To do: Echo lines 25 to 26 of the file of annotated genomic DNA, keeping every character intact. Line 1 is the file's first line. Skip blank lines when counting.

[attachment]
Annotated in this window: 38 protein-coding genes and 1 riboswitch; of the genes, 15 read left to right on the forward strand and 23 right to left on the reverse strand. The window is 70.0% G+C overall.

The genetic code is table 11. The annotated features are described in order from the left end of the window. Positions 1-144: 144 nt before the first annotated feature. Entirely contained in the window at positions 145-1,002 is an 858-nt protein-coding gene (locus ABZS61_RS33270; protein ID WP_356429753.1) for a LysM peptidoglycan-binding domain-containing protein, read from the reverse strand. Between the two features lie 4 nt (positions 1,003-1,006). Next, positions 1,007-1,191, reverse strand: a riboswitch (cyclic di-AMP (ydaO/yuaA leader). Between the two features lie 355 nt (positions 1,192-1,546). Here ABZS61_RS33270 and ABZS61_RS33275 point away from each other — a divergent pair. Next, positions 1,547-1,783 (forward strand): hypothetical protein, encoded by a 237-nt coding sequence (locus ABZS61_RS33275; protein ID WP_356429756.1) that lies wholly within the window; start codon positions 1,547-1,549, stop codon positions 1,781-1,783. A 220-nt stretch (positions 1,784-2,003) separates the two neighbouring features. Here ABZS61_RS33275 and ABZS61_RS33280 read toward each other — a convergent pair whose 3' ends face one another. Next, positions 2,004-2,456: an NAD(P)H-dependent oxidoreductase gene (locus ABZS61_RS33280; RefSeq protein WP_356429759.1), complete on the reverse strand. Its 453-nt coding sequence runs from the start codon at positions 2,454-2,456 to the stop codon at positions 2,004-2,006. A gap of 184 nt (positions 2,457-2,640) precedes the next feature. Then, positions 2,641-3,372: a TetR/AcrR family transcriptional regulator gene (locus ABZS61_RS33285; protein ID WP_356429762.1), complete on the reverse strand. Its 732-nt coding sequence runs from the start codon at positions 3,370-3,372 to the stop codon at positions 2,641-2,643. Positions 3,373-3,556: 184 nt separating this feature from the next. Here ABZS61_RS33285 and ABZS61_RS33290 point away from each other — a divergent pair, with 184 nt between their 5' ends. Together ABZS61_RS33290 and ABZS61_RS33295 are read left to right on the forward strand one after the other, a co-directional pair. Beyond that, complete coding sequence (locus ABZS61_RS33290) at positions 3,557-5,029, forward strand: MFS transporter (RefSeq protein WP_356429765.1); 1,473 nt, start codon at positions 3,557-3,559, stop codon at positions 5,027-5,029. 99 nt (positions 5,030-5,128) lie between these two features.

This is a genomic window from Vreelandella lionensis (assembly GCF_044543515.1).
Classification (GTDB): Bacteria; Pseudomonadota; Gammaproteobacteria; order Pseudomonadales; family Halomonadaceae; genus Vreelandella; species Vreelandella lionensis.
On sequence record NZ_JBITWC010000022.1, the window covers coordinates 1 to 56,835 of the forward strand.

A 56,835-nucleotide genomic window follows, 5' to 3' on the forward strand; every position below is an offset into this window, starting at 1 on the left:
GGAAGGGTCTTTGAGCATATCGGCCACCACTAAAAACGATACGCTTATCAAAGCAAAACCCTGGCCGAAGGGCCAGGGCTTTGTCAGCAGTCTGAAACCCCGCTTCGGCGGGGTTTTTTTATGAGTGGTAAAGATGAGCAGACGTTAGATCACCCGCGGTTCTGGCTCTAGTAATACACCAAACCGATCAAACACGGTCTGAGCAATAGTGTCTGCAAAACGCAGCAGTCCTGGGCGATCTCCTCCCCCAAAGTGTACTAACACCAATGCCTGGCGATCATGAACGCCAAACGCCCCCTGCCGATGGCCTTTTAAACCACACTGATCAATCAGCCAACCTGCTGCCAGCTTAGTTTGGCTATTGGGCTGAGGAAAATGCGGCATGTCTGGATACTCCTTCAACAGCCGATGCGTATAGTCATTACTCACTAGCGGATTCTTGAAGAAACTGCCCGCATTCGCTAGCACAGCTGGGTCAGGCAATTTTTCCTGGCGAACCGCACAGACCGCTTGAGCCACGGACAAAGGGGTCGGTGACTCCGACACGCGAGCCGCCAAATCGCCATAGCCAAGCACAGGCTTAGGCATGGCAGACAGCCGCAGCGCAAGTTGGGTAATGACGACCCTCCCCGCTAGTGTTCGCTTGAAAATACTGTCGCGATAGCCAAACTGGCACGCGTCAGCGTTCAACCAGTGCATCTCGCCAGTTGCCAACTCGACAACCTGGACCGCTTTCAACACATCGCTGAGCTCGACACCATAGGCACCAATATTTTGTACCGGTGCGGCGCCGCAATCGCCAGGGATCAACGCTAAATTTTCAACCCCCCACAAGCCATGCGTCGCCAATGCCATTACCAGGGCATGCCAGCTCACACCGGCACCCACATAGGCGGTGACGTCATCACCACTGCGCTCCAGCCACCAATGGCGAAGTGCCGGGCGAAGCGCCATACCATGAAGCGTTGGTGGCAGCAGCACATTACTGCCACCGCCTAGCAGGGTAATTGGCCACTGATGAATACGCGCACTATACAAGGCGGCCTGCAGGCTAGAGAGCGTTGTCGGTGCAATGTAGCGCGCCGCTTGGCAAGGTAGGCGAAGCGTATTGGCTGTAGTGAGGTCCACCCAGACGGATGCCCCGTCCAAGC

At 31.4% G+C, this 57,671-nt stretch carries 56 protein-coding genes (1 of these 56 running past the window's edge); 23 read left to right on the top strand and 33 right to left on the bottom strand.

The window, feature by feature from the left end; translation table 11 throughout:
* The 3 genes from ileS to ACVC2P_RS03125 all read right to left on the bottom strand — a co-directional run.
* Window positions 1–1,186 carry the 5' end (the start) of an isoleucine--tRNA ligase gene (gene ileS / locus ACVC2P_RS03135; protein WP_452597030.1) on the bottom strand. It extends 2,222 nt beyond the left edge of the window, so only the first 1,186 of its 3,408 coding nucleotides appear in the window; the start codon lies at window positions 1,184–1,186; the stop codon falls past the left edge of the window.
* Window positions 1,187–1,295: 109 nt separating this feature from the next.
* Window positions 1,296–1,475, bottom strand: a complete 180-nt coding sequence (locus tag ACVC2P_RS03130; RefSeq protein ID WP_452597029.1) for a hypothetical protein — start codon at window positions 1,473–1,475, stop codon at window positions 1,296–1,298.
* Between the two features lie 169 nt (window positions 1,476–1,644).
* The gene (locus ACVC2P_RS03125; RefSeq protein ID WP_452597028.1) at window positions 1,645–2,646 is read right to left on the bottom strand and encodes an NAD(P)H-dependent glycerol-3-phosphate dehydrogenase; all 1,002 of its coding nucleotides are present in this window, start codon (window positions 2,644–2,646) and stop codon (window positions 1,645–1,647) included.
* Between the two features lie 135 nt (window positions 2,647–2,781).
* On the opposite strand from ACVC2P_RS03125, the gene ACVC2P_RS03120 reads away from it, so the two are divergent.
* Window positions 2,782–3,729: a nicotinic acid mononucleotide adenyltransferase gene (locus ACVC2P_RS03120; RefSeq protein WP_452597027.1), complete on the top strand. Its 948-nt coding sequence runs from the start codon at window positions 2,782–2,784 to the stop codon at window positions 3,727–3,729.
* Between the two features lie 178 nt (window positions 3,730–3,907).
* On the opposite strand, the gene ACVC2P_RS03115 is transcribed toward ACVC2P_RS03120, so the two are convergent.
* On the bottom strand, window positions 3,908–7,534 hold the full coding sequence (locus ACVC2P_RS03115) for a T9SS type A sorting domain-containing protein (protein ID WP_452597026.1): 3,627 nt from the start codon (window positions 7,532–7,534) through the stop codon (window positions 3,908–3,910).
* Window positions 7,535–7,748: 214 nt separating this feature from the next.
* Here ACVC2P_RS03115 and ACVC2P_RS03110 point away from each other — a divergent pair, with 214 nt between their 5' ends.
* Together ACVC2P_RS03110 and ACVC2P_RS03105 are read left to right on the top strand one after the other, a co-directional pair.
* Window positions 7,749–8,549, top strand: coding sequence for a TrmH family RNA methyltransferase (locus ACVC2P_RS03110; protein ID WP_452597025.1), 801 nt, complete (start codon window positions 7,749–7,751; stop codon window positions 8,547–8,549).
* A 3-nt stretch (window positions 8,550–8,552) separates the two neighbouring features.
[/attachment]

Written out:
* Window positions 7,749–8,549, top strand: coding sequence for a TrmH family RNA methyltransferase (locus ACVC2P_RS03110; protein ID WP_452597025.1), 801 nt, complete (start codon window positions 7,749–7,751; stop codon window positions 8,547–8,549).
* A 3-nt stretch (window positions 8,550–8,552) separates the two neighbouring features.